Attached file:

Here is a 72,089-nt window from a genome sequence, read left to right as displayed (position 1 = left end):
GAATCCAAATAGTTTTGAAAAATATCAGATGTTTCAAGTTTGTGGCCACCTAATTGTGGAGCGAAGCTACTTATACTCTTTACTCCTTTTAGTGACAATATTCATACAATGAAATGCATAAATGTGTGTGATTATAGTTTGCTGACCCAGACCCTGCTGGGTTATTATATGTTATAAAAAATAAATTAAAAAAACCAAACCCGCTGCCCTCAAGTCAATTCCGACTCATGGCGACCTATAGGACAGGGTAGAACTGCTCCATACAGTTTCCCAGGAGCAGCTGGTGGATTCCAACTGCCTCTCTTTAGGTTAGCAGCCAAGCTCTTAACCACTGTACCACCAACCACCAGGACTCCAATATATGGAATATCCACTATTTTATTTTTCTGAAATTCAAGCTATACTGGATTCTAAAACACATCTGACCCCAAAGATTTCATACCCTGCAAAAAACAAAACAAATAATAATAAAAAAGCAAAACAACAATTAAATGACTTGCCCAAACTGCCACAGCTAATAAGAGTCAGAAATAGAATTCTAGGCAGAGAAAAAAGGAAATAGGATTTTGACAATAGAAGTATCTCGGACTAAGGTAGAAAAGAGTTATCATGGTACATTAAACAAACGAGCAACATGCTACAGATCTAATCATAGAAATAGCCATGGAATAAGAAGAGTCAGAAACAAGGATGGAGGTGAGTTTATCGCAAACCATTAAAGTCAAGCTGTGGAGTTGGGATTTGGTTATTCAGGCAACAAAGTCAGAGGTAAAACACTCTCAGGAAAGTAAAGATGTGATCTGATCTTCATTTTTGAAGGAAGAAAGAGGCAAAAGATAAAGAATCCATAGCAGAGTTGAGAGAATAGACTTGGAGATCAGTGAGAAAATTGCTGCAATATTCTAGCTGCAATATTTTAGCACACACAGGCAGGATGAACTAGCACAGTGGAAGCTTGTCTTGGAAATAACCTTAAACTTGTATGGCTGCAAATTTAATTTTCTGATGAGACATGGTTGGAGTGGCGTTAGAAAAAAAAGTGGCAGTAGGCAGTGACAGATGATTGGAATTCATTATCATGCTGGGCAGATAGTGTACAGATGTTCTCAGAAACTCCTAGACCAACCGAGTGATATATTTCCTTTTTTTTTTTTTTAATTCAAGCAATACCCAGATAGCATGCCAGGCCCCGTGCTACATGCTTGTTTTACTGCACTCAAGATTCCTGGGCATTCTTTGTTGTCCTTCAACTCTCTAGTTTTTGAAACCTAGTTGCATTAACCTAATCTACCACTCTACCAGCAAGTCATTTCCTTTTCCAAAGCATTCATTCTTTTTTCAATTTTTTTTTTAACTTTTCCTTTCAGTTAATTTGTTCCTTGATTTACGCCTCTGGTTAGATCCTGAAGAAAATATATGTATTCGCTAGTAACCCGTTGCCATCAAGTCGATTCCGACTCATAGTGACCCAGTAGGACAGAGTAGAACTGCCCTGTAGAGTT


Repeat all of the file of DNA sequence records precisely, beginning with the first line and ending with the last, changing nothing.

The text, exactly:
Here is a 72,089-nt window from a genome sequence, read left to right as displayed (position 1 = left end):
GAATCCAAATAGTTTTGAAAAATATCAGATGTTTCAAGTTTGTGGCCACCTAATTGTGGAGCGAAGCTACTTATACTCTTTACTCCTTTTAGTGACAATATTCATACAATGAAATGCATAAATGTGTGTGATTATAGTTTGCTGACCCAGACCCTGCTGGGTTATTATATGTTATAAAAAATAAATTAAAAAAACCAAACCCGCTGCCCTCAAGTCAATTCCGACTCATGGCGACCTATAGGACAGGGTAGAACTGCTCCATACAGTTTCCCAGGAGCAGCTGGTGGATTCCAACTGCCTCTCTTTAGGTTAGCAGCCAAGCTCTTAACCACTGTACCACCAACCACCAGGACTCCAATATATGGAATATCCACTATTTTATTTTTCTGAAATTCAAGCTATACTGGATTCTAAAACACATCTGACCCCAAAGATTTCATACCCTGCAAAAAACAAAACAAATAATAATAAAAAAGCAAAACAACAATTAAATGACTTGCCCAAACTGCCACAGCTAATAAGAGTCAGAAATAGAATTCTAGGCAGAGAAAAAAGGAAATAGGATTTTGACAATAGAAGTATCTCGGACTAAGGTAGAAAAGAGTTATCATGGTACATTAAACAAACGAGCAACATGCTACAGATCTAATCATAGAAATAGCCATGGAATAAGAAGAGTCAGAAACAAGGATGGAGGTGAGTTTATCGCAAACCATTAAAGTCAAGCTGTGGAGTTGGGATTTGGTTATTCAGGCAACAAAGTCAGAGGTAAAACACTCTCAGGAAAGTAAAGATGTGATCTGATCTTCATTTTTGAAGGAAGAAAGAGGCAAAAGATAAAGAATCCATAGCAGAGTTGAGAGAATAGACTTGGAGATCAGTGAGAAAATTGCTGCAATATTCTAGCTGCAATATTTTAGCACACACAGGCAGGATGAACTAGCACAGTGGAAGCTTGTCTTGGAAATAACCTTAAACTTGTATGGCTGCAAATTTAATTTTCTGATGAGACATGGTTGGAGTGGCGTTAGAAAAAAAAGTGGCAGTAGGCAGTGACAGATGATTGGAATTCATTATCATGCTGGGCAGATAGTGTACAGATGTTCTCAGAAACTCCTAGACCAACCGAGTGATATATTTCCTTTTTTTTTTTTTTAATTCAAGCAATACCCAGATAGCATGCCAGGCCCCGTGCTACATGCTTGTTTTACTGCACTCAAGATTCCTGGGCATTCTTTGTTGTCCTTCAACTCTCTAGTTTTTGAAACCTAGTTGCATTAACCTAATCTACCACTCTACCAGCAAGTCATTTCCTTTTCCAAAGCATTCATTCTTTTTTCAATTTTTTTTTTAACTTTTCCTTTCAGTTAATTTGTTCCTTGATTTACGCCTCTGGTTAGATCCTGAAGAAAATATATGTATTCGCTAGTAACCCGTTGCCATCAAGTCGATTCCGACTCATAGTGACCCAGTAGGACAGAGTAGAACTGCCCTGTAGAGTT